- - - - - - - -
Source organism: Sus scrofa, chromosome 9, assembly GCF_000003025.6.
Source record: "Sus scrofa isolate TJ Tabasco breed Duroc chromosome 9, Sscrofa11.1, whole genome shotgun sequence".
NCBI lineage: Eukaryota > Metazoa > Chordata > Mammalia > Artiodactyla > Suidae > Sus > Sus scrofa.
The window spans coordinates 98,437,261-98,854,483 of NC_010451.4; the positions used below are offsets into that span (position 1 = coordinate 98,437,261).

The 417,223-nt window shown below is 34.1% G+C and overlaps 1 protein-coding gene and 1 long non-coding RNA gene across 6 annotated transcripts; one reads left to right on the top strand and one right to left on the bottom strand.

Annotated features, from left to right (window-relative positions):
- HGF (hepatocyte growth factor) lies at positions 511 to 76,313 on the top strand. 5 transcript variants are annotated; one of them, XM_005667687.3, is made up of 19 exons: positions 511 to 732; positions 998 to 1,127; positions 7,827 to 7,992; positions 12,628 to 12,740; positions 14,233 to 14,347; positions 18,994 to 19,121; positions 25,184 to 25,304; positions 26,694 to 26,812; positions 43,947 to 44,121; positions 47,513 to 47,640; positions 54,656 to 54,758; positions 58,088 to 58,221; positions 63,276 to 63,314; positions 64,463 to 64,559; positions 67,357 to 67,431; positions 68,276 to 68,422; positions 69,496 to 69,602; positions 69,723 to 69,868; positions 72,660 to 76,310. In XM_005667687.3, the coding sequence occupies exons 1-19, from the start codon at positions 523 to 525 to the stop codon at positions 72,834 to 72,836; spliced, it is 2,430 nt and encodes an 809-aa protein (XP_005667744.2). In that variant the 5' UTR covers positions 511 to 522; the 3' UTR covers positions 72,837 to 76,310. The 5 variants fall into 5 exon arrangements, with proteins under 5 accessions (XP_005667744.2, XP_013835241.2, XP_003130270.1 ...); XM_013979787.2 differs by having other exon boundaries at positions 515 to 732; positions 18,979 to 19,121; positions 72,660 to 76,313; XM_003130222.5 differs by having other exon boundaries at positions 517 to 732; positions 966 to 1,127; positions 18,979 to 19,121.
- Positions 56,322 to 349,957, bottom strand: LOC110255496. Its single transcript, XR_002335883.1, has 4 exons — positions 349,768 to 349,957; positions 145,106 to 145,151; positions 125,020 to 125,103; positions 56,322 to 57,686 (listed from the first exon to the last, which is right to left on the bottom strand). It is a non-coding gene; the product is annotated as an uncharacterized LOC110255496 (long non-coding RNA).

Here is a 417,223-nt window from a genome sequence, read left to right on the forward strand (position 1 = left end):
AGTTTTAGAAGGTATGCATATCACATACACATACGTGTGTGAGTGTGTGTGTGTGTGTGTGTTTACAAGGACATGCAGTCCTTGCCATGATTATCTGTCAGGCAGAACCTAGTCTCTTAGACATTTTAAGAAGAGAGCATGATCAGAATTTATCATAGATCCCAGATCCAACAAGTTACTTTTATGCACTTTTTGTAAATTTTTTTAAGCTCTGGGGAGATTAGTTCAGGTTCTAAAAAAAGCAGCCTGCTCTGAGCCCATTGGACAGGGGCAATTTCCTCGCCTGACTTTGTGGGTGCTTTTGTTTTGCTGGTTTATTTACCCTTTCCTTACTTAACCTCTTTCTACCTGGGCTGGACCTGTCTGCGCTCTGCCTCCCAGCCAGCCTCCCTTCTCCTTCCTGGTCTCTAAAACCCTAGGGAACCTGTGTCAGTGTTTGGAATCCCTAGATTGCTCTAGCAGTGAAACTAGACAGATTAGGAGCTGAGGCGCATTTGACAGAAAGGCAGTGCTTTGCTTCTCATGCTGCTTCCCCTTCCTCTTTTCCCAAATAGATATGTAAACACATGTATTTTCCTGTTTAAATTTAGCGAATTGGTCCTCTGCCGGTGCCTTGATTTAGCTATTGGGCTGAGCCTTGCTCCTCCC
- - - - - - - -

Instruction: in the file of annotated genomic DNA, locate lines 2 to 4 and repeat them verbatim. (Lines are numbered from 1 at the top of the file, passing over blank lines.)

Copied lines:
Source record: "Sus scrofa isolate TJ Tabasco breed Duroc chromosome 9, Sscrofa11.1, whole genome shotgun sequence".
NCBI lineage: Eukaryota > Metazoa > Chordata > Mammalia > Artiodactyla > Suidae > Sus > Sus scrofa.
The window spans coordinates 98,437,261-98,854,483 of NC_010451.4; the positions used below are offsets into that span (position 1 = coordinate 98,437,261).